I was watching Tuesday’s episode of the Craig Ferguson show on TiVo the other day and in answer to one of the Tweets/Emails he suggested someone buy his girlfriend a diamond. And this got me to remembering an incident I had when my Mom and I visited Maryland to check out what eventually became my graduate school.
We were going to visit the Smithsonian’s Museum of Natural History that day and were really quite looking forward to it. I love science and always enjoy natural history museums … I’ve even visited a small one in Suceava, Romania and the one in Madrid, Spain.
Anyway, we stopped for breakfast at a diner near our hotel before heading out on the Metro and met a man and his young son. At some point in the conversation, he recommended that we be sure to see the gemstone and minerals exhibit because, “women love sparkling rocks.”
My mother and I just smiled …. while we cringed on the inside.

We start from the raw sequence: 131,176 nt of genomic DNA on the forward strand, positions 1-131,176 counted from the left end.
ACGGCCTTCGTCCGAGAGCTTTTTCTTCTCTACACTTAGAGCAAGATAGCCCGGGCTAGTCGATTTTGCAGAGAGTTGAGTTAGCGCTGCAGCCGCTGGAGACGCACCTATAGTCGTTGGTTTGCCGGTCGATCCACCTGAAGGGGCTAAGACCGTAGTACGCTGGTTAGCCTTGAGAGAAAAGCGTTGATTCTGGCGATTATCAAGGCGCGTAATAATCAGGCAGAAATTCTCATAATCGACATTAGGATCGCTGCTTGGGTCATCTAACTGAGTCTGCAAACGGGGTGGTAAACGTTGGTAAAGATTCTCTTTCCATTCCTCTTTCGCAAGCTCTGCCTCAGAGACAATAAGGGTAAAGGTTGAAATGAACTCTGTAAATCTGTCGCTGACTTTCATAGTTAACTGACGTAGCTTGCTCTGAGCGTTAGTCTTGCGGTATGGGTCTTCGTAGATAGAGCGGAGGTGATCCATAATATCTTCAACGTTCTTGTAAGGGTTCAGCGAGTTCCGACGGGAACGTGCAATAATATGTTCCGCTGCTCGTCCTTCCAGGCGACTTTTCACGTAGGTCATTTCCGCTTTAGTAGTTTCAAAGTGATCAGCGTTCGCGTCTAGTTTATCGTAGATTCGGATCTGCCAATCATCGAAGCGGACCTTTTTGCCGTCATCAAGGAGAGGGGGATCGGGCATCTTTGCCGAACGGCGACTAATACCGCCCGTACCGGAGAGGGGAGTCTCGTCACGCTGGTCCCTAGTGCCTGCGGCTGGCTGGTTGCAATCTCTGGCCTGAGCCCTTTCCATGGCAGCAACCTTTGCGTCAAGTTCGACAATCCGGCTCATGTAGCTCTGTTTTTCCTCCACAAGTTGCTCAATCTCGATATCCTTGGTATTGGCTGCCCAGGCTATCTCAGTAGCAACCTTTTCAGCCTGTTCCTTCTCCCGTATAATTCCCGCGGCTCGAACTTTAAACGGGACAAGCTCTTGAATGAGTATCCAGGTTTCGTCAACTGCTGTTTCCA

You see, neither of us are all that impressed by or interested in sparkling rocks. In fact, I’ve never much been into diamonds, favoring the deep blue of lapis lazuli.
Now why am I telling you all this? Because, as a business owner, you can’t make broad based assumptions about your target market. For example, do all women think that diamonds are their best friend? Do we all love shopping for handbags and shoes? Unless I’m not a woman (and I’m pretty sure I am), they do not.
If you want to connect with your target market on a level that gets them to “know, like and trust” you … or simply just buy from you … you need to understand them. You need to think of them as more than just stereotypes.
Do your research. Find out what your target market really wants … and give it to them, communicating with them using their own words.